ISLAMABAD: The federal government borrowed Rs2 trillion for budget deficit financing in the last fiscal year, suggesting that the fiscal performance in the fourth year of the PML-N was equally worse as the performance of the PPP regime in its last year.
During fiscal year 2012-13, which was the last year of the PPP government, the country had recorded a budget deficit equal to Rs1.833 trillion including Rs480 billion circular debt payments. In contrast, the PML-N government borrowed Rs2 trillion as of June 23, and it did not include circular debt related obligations.
The overall borrowings may come down to around Rs1.7 trillion once the final figures of tax and non-tax revenues are available. Yet this number cannot be considered better than Rs1.833 trillion of the PPP regime due to exclusion of outstanding circular debt. The PML-N government sold a federal asset to the State Bank of Pakistan (SBP) in return of Rs100 billion to compensate shortfall in revenues. The borrowing spree indicates that the overall budget deficit will be far higher than the revised target of 4.2% of Gross Domestic Product or Rs1.34 trillion. Sources in the finance ministry said that the government was trying to restrict the budget deficit to 5.3% of the GDP or Rs1.7 trillion for the last fiscal year.
The Ministry of Finance did not give a response till the filing of the story.
As of June 23, the federal government borrowed Rs1.4 trillion from SBP and commercial banks, showed the central bank’s publically available data. The external borrowings as of end May stood at roughly Rs400 billion while another Rs200 billion were borrowed from the non-banking channels. This brings total borrowings to Rs2 trillion while June’s last week data of domestic borrowings and one month external borrowing data is still not available.
Although the finance ministry is in the process of finalising the fiscal operations for financial year 2016-17, the trend suggests that it will be the worst year in terms of fiscal performance.
The federal government borrowed Rs1.2 trillion from the SBP till June 23 of last fiscal year while in the preceding year it actually had retired Rs475 billion central bank data showed. Similarly, the federal government’s borrowings from the scheduled banks stood at only Rs196.7 billion as of June 23 of the last fiscal. In the preceding fiscal year, the federal government had borrowed Rs1.26 trillion from the commercial banks.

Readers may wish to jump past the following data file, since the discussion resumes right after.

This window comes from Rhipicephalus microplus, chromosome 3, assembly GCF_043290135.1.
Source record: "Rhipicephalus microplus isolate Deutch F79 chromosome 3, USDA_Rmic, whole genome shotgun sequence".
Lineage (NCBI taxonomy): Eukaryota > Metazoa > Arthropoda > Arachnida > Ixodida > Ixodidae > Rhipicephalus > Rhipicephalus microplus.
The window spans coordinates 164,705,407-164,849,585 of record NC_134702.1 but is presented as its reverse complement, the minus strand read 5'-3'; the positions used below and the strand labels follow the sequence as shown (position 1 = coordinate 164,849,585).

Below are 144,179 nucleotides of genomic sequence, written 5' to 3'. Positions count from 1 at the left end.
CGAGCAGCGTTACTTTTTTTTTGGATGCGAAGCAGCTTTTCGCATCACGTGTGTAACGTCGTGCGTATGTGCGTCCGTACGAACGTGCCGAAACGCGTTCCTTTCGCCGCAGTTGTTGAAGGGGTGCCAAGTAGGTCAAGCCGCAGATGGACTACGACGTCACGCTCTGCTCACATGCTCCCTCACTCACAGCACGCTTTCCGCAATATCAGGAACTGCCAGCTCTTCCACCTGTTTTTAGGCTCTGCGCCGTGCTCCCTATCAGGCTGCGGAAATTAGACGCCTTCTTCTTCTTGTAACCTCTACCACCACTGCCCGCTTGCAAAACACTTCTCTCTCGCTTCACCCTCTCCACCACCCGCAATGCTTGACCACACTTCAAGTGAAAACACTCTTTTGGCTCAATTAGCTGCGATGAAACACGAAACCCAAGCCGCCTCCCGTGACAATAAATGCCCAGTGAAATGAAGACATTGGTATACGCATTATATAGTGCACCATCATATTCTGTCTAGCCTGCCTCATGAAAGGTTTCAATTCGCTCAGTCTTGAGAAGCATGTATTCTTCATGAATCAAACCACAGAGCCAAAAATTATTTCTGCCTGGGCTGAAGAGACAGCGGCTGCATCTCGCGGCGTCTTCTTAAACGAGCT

The trend reversed after the expiry of the International Monetary Fund (IMF) programme in September last year. The IMF had kept a check on SBP’s note printing.
The SBP borrowings of Rs1.2 trillion carry inflationary implications, which will be known with a lag of about six months, according to independent economists.
In its latest report, the IMF also said that fiscal consolidation has slowed, with the 2016-17 budget deficit target of 4.2% of GDP likely to be exceeded. It said that fiscal consolidation over the last three years had put Pakistan in a position where the debt ratio was expected to decline in the medium-term.
However, the historical ever Rs2 trillion borrowings indicate that the PML-N badly failed in mobilising resources despite making tall claims. The tax revenues fell short of the target by about Rs250 billion despite blocking taxpayers’ genuine refunds.
The finance minister has time and again flatly refused to book the circular debt of over Rs400 billion into the budget, although he did it after coming into power in 2013 to show bad fiscal performance during the last year of the PPP government.
The IMF has encouraged Pakistan to strengthen fiscal consolidation. The IMF noted that that fiscal year 2017-18 budget aims at further gradual consolidation but it is slower than targeted under the Fiscal Responsibility and Debt Limitation (FRDL) Act, and will likely require additional revenue measures in light of recent revenue underperformance.
The IMF directors emphasised that sustained fiscal consolidation over the medium-term, in line with the FRDL Act, was critical to strengthen economic resilience, safeguard fiscal sustainability, and limit pressures on the current account and international reserves. Pakistan’s tax-to-GDP ratio has remained low by international comparison, and mobilising additional tax revenues can support fiscal consolidation and generate resources to step up priority infrastructure and social spending.
During Article-IV consultations held in May this year, the IMF staff had stressed to further reduce tax concessions and exemptions, raise petroleum taxes and withholding taxes. However, all these measures are direct in nature that serves the temporary purpose of enhancing collection without addressing the root cause of narrow tax base.
Published in The Express Tribune, July 16th, 2017.
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